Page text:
TRACS officially appointed as UNESCO Advisor on Intangible Cultural Heritage

Photo above: Steve Byrne, Director of TRACS and David Francis, Director of the Traditional Music Forum at UNESCO HQ in Paris to witness the designation of TRACS as an NGO Advisor to UNESCO on ICH.

TRACS (Traditional Arts and Culture Scotland) collected their official accreditation as NGO Advisor to UNESCO on Intangible Cultural Heritage (ICH) this month in Paris, at the tenth session of the General Assembly of the States Parties to the Convention at UNESCO’s Headquarters on 11 and 12 June.

This appointment means that TRACS is now officially recognised internationally for the work they have been doing on ICH and, along with Museums and Galleries Scotland, are one of only two organisations in Scotland who are experts on intangible cultural heritage and advisors in this field. Both organisations along with Historic Environment Scotland and Creative Scotland are part of the ICH Scotland Partnership Group which was sent up to safeguard ICH in Scotland and help drive forward UK ratification of the 2003 UNESCO Convention for Safeguarding of Intangible Cultural Heritage. Ratification finally took place in April 2024, with the Convention coming into force in the UK on 7th June. The UK’s accession was warmly welcomed at the Paris meeting, along with San Marino and Libya, taking the number of states to 183 worldwide who are now party to the ICH Convention.

Intangible Cultural Heritage is a tradition, practice, or living expression of a group or community. This can include oral traditions, performing arts, social practices, rituals, festive events, and traditional crafts. Examples of ICH in Scotland are wide reaching and include practices such as Shetland’s Up Helly Aa Festival or the Edinburgh Mela, cultural traditions such as bothy ballads, bagpiping, and clootie wells, traditional games such as shinty, the making of food such as haggis, and traditional crafts such as thatching and Fair Isle knitting.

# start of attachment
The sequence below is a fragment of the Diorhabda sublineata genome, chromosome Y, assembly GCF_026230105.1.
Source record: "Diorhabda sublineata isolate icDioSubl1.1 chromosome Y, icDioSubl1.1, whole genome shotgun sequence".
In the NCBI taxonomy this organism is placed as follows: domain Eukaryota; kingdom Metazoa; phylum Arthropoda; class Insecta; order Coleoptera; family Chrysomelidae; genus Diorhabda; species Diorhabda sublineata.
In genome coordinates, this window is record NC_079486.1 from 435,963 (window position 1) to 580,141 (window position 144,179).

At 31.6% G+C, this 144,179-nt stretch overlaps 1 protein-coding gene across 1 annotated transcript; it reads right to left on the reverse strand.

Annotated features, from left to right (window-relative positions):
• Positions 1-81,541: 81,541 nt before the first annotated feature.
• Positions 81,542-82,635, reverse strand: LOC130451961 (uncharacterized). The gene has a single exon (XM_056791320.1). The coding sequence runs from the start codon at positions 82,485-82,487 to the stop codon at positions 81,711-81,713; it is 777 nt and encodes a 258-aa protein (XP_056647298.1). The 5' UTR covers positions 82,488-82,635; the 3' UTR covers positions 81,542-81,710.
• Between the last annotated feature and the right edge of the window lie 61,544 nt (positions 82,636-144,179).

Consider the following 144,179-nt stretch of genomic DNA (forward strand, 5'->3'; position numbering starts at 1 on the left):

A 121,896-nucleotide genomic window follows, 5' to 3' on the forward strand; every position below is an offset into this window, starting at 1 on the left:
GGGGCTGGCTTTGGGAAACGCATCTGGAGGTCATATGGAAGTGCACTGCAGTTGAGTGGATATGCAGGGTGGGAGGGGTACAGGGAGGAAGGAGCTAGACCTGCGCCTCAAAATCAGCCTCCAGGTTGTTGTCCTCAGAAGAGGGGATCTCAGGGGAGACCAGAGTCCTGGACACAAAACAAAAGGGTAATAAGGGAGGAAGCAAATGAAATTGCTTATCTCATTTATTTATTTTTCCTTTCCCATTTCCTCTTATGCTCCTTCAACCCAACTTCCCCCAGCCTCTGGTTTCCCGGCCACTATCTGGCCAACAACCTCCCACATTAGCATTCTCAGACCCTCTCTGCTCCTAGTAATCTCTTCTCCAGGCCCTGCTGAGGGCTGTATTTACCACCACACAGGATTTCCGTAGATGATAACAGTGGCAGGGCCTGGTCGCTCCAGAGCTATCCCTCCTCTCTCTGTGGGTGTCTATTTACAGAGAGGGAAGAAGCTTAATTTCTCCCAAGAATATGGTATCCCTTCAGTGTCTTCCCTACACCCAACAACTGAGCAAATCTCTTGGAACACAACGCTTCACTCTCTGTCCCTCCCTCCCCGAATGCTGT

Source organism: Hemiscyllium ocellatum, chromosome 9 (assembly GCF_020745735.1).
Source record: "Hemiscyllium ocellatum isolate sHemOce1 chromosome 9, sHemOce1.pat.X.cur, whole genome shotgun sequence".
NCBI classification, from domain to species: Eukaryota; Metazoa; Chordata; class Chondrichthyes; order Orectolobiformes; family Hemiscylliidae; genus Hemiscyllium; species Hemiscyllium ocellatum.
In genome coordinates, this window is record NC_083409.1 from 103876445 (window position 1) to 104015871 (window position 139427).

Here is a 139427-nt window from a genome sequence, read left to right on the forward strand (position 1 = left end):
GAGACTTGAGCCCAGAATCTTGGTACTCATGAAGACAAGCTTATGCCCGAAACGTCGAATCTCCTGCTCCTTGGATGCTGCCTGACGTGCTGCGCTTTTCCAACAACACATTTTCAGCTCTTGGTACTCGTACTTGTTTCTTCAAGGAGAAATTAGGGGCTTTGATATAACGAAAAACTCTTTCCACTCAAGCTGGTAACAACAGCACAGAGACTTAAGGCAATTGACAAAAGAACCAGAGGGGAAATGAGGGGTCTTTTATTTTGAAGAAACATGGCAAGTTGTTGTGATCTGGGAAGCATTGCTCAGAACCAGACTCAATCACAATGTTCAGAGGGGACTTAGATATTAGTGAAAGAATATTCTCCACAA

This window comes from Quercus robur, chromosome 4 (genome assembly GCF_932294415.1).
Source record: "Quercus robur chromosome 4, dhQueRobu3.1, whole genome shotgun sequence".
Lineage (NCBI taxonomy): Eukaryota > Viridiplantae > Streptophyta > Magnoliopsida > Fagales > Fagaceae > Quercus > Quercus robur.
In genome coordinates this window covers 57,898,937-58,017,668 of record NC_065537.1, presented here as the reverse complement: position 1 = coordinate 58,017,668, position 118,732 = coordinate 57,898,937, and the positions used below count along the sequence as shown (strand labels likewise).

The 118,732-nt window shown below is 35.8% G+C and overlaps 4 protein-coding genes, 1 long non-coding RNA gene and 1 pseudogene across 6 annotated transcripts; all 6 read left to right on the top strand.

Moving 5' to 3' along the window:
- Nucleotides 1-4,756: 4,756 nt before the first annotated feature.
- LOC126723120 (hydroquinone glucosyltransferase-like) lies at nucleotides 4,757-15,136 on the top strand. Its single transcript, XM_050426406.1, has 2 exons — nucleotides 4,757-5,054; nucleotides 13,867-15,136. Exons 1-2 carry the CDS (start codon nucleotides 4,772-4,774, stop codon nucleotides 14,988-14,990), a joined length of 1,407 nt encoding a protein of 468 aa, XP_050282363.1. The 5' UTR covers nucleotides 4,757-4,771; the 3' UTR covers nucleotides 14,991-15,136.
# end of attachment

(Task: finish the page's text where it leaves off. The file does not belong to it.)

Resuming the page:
Director of TRACS Steve Byrne said:

“Our accreditation alongside the UK’s recent ratification of the Convention is a major step not just for TRACS but for our local traditions across these islands which have historically not had the same protection and respect as our built and natural environment in government policy and legislation. We are looking forward to taking part in the work of the international ICH NGO Forum, making connections with fellow NGOs from across the globe to share best practices on how to safeguard local traditions wherever they are, including those at real risk. TRACS will work with our own artform Forums for music, dance, storytelling – and soon, we hope – traditional crafts, to give voice to the living heritage of Scotland’s local communities, to celebrate these key parts of our individual and collective ways of life well into the future.”

Since it was set up in 2012, TRACS has been key to developing and showcasing Scotland’s rich cultural heritage, advocating for the traditional arts, and making music, storytelling and dance inclusive and accessible aspects of everyday life across Scotland. It has also been instrumental to the success of the annual Scottish International Storytelling Festival, and the People’s Parish Project which supports communities to discover and rediscover a ‘sense of place’ for present and future generations through stories, traditions, and heritage history led by local creative practitioners.